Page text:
I read a lot of non-fiction in my job, so when I read for fun, I almost invariably choose fiction. And mostly pretty light fiction at that — although I don't as a rule read mysteries or crime fiction. And if I read non-fiction, it's mostly about contemporary politics.
But this weekend I read a really gripping piece of crime non-fiction that isn't political. It's The Birthday Party: A Memoir of Survival by Stanley N. Alpert. This is not a work of literary genius, but rather the harrowing true-life story of an Assistant U.S. Attorney who got snatched off the street one evening in Manhattan by a group of thugs. They wanted money from his ATM, but when they learned the size of his bank account, the mugging turned into a kidnapping, and an ordeal that he survived thanks to luck and amazing sang-froid.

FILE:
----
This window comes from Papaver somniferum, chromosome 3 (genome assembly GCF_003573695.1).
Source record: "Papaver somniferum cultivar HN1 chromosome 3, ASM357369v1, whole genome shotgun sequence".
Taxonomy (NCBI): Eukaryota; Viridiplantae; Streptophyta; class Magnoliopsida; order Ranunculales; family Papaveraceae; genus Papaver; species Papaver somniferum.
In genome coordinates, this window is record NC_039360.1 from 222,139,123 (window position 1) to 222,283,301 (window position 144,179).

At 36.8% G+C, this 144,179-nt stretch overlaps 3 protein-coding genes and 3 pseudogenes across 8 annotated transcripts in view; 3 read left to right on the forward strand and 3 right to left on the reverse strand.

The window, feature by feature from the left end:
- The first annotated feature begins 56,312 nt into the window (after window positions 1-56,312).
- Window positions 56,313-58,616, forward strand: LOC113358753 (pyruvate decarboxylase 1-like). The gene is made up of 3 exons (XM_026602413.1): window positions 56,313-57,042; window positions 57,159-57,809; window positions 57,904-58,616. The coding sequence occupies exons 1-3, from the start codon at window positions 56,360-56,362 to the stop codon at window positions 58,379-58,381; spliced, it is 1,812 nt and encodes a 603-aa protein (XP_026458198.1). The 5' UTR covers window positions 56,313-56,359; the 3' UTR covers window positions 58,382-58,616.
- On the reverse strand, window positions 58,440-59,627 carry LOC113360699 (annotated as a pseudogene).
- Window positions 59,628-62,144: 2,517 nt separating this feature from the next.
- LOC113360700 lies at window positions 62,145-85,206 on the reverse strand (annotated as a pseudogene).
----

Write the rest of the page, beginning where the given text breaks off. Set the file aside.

Although blindfolded for most of his captivity, Mr. Alpert did so good job of figuring out details about his captors and the place that they held him that when, after his release, Mr. Alpert went to the cops they at first figured he was making it all up.
A real page-turner.